Quite a useful and interesting online seminar yesterday jointly hosted by the Landscape Institute (SW) and the Arboriculture Association (Cornwall branch.)
Whilst many within the arb industry in Cornwall will be familiar with the apparent lack of energy, initiative and enthusiasm from the Cornwall branch of the Arb Association (and Cornwall council) this was a worthwhile online seminar even though it’s main focus was Plymouth and Devon-centric.
Not too much of a surprise for those of us North of Truro, but rather indicative of just how Truro-centric much of what happens in Cornwall really is.
It remains a notable disincentive to joining the Arb Association that the ‘local’ branch is so observably inactive and that the Association was unwilling to consider a Plymouth / SE Cornwall ‘new’ branch which would better serve the considerable public customer base and arb community of those areas.
Anyway, enough of that pet peeve, the seminar opened with an Introduction to Trees, Planning and Development: A Guide for Delivery based upon the Tree Design Action Group’s guidance document first published in 2014 and which, should really, be a bookshelf staple for anyone with a serious personal or professional interest in trees in the development design, delivery and sustainability process. The TDAG webpage is a wealth of information and well worth a visit!
This was followed by an overview of the impact of Ash Dieback and the response to it in Devon delivered by Bob Stephenson Devon county council Tree officer.
Interestingly, Devon is reported to have adopted a collaborative approach including local authority, private land owners and various interested parties as broad as the Devon Hedge Group and the RSPB which have been drawn together under the umbrella of the Devon Ash Dieback Resilience Forum. Another webpage well worth a visit.
In contrast, Cornwall council seems to have simply outsourced the problem in the Duchy to it’s private company (CORMAC) which is actually 100% owned and profit generating for Cornwall council and the extent of the action thus far appears to have been a series of letters sent from CORMAC to landowners telling them to assess and remove any infected trees.
This was followed by an overview of the considerable efforts of implementing the Plymouth & South Devon Community Forest, Urban Tree Challenge Fund which has resulted in an impressive campaign of urban tree planting. And finally, an overview of the Plymouth Plan for Trees to include Future Parks Accelerator plantings and other planting initiatives.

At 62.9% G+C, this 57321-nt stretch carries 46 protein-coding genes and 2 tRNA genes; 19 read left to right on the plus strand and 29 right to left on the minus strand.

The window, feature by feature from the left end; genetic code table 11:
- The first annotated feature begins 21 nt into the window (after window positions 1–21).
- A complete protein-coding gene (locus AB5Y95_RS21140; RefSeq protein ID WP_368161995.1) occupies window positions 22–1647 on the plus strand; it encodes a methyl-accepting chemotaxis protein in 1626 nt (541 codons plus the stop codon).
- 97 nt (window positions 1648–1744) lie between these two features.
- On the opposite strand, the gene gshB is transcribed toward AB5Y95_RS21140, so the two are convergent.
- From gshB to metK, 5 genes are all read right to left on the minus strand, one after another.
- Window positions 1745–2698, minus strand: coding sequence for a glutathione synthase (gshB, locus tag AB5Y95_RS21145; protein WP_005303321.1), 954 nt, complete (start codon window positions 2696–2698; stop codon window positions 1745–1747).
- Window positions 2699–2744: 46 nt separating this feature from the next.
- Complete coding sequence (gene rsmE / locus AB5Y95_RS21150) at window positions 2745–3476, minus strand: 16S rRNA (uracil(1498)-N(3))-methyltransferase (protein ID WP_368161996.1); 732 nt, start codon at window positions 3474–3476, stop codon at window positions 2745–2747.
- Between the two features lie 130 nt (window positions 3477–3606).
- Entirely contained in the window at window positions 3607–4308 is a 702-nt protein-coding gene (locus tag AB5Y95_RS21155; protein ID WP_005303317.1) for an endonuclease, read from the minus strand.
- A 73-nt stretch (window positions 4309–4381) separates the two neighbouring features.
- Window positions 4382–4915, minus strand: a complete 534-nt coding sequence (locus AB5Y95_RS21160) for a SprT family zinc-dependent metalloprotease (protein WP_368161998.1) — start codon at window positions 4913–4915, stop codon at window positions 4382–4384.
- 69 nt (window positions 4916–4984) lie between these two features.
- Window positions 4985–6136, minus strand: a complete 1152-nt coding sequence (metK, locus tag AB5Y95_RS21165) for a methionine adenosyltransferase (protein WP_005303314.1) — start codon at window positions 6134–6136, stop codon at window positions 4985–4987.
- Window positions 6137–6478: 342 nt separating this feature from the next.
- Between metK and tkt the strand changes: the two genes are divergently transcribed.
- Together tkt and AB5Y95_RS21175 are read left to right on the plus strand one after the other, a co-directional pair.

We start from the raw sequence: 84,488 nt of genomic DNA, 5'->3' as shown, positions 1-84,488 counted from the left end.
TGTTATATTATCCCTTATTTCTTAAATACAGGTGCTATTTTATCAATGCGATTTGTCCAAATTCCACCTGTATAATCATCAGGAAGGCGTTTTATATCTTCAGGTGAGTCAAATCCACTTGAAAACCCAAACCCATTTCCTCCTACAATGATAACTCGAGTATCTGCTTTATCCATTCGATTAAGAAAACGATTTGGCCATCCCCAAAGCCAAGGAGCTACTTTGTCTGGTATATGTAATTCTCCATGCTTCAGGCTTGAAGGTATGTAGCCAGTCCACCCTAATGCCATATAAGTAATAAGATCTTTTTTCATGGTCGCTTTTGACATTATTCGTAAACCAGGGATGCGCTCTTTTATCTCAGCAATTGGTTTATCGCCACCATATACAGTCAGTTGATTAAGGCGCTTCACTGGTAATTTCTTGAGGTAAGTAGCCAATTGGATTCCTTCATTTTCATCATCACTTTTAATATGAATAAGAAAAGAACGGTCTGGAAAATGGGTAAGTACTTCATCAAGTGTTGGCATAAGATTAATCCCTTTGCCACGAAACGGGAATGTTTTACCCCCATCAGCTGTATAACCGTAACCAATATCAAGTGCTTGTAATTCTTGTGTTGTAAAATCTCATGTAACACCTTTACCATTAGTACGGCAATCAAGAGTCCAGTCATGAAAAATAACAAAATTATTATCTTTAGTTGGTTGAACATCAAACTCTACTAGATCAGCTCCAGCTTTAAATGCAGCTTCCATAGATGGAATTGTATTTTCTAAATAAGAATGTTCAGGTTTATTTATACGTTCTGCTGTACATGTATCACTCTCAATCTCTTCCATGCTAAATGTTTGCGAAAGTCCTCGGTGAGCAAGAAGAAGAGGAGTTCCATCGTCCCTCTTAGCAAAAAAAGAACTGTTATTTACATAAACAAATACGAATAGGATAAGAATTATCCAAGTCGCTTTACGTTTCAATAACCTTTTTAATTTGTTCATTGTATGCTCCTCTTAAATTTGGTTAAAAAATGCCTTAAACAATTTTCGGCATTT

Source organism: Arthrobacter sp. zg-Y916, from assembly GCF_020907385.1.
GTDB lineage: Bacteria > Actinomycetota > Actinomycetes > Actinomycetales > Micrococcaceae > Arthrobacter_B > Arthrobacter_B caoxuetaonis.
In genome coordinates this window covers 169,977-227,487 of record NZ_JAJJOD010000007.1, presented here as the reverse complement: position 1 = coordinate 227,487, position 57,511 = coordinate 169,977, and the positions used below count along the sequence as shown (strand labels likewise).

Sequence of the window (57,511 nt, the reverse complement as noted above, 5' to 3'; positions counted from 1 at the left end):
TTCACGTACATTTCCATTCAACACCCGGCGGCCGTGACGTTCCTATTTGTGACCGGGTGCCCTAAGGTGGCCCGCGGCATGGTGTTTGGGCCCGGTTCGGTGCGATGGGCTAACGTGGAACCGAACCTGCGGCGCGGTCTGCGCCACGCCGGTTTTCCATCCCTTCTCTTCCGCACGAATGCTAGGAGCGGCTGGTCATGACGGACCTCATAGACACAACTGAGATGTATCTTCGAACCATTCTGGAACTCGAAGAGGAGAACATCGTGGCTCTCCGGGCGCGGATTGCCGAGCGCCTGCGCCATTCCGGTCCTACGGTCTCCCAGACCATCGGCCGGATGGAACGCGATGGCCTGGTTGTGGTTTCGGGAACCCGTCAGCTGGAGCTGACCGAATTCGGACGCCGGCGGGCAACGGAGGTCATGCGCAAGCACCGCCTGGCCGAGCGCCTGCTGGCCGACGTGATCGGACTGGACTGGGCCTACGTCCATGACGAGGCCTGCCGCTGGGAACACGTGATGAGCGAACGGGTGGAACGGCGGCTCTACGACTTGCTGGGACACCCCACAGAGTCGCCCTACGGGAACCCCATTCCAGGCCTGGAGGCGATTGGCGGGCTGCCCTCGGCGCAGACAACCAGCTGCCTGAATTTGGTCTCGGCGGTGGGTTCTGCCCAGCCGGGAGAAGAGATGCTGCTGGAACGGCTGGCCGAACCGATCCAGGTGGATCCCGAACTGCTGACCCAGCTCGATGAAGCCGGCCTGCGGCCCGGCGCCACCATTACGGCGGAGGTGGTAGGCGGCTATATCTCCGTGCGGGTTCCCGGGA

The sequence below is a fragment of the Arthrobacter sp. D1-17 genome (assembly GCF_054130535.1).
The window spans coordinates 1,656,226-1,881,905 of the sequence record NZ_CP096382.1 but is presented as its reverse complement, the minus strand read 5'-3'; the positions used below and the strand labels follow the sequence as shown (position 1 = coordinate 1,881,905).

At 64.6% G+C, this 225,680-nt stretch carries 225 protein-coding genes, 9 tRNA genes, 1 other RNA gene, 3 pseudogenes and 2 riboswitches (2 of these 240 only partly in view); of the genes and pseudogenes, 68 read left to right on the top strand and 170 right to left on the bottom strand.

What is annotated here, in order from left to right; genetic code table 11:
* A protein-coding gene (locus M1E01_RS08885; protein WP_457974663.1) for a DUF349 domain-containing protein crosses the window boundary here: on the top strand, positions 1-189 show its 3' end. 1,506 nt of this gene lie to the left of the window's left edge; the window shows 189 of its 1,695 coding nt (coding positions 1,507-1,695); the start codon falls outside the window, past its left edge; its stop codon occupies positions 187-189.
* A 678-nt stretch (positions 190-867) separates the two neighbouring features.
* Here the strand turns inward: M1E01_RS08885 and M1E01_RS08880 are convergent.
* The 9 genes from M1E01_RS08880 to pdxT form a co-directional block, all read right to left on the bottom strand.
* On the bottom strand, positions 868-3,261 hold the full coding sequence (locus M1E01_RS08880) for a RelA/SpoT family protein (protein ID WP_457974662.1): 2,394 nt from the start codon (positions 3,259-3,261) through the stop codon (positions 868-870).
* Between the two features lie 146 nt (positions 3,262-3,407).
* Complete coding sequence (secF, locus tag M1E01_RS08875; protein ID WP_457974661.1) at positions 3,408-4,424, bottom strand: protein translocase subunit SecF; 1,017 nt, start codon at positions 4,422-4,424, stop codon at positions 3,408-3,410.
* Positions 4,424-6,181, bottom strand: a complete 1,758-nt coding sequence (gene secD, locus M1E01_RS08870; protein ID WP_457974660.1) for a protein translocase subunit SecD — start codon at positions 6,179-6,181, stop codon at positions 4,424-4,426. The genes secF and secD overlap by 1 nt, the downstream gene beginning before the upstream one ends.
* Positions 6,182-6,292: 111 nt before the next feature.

Useful and thought provoking continuing professional development ensuring ETGS remains fully abreast of the wider developments and implications in the planning, development, landscape and arboricultural realms with an active Q&A session for the 50 or so attendees to close and all whilst relaxing in the comfort of the office with a coffee 👍🏻☕️
The main 'take-away' thoughts:
Whilst it is all very well for landscape architects to wax lyrical about the aesthetic, cultural, financial, social, environmental and economic value added to developments by the judicious inclusion of appropriate tree retention and compensatory tree planting schemes at the design stage - there was the usual apparent lack of acknowledgement and acceptance that, like so many other areas of business and commerce, it is the 'final mile' that dictates the success and reputation of the entire process.
With the conspicuous absence of any mention of the British Standard 8545:2014 Trees: from nursery to independence in the landscape – Recommendations, and no acknowledgement of the importance of nursery stock selection and contractor monitoring and the quote that "...all the hard work is done before the hole is dug..." it is likely that new planting failure rates will remain at their embarrassingly expensive and wastefully inexcusable high rates.
Where those with great aspiration and best intentions fail to take account of what happens on-site at completion and beyond - the planting and aftercare - it should come as no surprise that failure rates for newly planted trees remains so high.